How to Grow a Culture Book
Have you read valve’s Handbook for new employees ?
In Management 3.0 terms, that’s a culture book. It’s a great way to build and crystallize a culture, and it serves as a guide for newcomers, and can later serve as an hiring ad for your team or company.
The good thing about a culture book, is that you don’t have to write it in one go. It’s a living artifact anyway, so you’d better not ! Our current culture book has emerged from a collection of pages in our wiki.
It started as working agreements
The first real contributions to our culture book (though we did not know it at the time) was spending some time in retrospectives to define and review our working and coding conventions.
When we started doing retrospectives, we had to discuss, agree and formalize the decisions we made about our way of working. We usually did a ‘review how we work’ activity at the beginning the retros, spending 10 minutes to make sure we all understood and agreed on our current working conventions. If there was any disagreement or update required, we would discuss them during the retro, and at the end, add, remove or modify items from our agreement page.
It continued as self-organization workshops
After a while, we had built up a pretty extensive set of working and coding conventions. The team had already become quite productive, but to keep the momentum in the long run, we needed to increase self-organization. By reading Management 3.0 books and Management Workout (which has been re-edited as Managing for Happiness) in particular, I found description about how to use a delegation board and delegation pokers to measure and formalize the current delegation level of a team.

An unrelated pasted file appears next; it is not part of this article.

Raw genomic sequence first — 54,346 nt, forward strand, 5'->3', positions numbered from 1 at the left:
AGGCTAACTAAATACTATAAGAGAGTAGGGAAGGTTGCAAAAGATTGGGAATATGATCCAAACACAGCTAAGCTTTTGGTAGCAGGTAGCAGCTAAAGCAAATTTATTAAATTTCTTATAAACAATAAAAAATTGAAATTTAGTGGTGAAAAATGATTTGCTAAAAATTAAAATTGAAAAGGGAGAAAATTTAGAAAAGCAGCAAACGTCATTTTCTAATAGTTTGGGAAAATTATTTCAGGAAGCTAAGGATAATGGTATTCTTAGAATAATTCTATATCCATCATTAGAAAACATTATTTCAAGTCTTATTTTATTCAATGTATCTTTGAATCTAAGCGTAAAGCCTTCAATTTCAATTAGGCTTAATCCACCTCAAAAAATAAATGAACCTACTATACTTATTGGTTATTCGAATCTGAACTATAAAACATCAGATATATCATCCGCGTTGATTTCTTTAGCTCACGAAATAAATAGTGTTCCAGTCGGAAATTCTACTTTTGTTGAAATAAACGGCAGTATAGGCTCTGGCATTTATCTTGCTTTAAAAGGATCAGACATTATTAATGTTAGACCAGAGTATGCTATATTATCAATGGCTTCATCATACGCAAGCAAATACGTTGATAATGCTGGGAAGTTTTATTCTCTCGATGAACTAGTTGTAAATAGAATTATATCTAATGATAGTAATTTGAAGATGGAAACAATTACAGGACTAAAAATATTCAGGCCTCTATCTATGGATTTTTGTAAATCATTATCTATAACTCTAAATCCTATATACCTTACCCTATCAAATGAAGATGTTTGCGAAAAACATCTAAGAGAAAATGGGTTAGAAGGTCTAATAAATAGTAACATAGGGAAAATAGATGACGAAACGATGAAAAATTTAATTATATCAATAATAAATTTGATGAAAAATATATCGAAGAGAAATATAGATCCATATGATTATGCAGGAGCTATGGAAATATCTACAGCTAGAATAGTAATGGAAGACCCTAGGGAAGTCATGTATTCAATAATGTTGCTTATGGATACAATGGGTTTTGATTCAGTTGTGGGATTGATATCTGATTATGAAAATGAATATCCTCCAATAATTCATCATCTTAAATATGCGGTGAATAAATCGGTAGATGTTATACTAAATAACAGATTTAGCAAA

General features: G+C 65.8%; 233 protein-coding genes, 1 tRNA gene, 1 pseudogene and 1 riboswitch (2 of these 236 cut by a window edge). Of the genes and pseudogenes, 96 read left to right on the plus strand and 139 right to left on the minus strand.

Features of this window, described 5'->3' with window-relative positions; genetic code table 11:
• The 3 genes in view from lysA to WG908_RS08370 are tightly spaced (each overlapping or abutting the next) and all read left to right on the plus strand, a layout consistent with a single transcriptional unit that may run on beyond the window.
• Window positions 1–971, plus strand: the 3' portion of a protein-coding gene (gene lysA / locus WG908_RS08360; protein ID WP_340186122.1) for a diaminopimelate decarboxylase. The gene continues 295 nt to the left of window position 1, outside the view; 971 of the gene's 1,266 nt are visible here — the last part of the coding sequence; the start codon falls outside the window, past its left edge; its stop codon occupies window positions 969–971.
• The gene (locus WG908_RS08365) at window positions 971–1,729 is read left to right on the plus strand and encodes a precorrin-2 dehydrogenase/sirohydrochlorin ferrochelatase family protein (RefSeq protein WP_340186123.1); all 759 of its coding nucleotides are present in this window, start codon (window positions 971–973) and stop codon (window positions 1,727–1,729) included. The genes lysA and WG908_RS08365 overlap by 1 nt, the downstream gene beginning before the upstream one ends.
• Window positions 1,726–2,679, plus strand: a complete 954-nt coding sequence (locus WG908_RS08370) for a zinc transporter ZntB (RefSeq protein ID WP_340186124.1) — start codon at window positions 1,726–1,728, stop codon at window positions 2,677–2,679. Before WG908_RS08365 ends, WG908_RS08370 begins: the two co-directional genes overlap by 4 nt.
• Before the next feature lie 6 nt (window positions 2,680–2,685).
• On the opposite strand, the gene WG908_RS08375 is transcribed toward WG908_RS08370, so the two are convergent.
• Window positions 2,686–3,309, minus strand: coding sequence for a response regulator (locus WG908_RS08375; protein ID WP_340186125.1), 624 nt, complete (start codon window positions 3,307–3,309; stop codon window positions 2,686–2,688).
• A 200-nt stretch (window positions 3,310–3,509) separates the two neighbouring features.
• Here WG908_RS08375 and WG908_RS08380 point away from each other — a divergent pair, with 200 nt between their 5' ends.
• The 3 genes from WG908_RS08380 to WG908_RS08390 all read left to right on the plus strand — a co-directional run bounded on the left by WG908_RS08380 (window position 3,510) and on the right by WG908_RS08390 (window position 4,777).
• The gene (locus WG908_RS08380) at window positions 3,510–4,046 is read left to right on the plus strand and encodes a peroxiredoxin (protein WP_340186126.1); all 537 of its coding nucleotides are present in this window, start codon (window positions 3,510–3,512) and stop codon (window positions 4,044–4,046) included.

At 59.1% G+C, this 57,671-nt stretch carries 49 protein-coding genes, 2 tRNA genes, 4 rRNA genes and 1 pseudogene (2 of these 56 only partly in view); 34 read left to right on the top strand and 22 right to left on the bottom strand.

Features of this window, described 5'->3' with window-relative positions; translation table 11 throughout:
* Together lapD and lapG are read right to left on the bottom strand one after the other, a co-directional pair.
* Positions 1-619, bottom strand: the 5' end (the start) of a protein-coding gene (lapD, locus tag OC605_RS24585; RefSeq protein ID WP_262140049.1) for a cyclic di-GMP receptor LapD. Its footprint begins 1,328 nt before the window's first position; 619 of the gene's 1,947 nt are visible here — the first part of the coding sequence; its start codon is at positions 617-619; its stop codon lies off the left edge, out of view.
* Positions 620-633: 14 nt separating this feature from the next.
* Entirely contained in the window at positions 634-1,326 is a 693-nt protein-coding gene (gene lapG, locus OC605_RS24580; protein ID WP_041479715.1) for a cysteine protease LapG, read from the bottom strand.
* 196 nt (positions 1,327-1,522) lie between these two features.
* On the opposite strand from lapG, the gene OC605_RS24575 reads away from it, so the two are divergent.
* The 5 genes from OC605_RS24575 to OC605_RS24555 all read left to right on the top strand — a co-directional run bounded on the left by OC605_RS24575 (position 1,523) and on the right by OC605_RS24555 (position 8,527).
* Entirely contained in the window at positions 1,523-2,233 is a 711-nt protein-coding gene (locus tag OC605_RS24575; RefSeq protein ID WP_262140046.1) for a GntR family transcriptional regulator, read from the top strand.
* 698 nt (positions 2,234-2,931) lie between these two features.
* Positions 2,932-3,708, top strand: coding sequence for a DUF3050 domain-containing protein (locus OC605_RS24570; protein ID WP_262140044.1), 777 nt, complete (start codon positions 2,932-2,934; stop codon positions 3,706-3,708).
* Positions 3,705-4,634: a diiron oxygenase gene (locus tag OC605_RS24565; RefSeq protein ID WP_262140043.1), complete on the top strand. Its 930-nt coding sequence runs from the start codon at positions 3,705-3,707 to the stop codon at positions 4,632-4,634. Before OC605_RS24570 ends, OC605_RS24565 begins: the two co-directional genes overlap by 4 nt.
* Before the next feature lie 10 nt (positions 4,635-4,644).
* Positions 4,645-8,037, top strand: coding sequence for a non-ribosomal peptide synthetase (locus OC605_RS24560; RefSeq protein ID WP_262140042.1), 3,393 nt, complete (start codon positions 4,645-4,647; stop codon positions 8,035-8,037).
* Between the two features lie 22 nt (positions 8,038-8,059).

We did this, and started a lot of self-organization workshops :
- Stop feeling like a kid every time you ask a day off
- Scrum Teams Do Not Need a Scrum Master
- Make hiring everyone’s business
- How to deal with the incentive system in an agile team ?
- How We Decentralized Our Company’s Training Program
After each of these workshops, we created a wiki page, explaining how we planned to handle the subject in the team.
At that point, we had fairly extensive and formal descriptions of our working practices and conventions. By reading this set of pages, someone would get a pretty accurate grasp of our principles and values.
Wondering how we could write our own culture book, I had an “Aha !” moment and realized that all I had to do was to create a wiki page pointing to all our different agreement pages. This only took 5 minutes.
At the moment, our culture book serves 3 purposes :
- documentation for the team members
- guide for newcomers
- description about how we work for people in the company who might want to move to our team
Next step would be to add a dash of design, a few war stories, export it as a PDF, and use it outside to advertise the team and the company.
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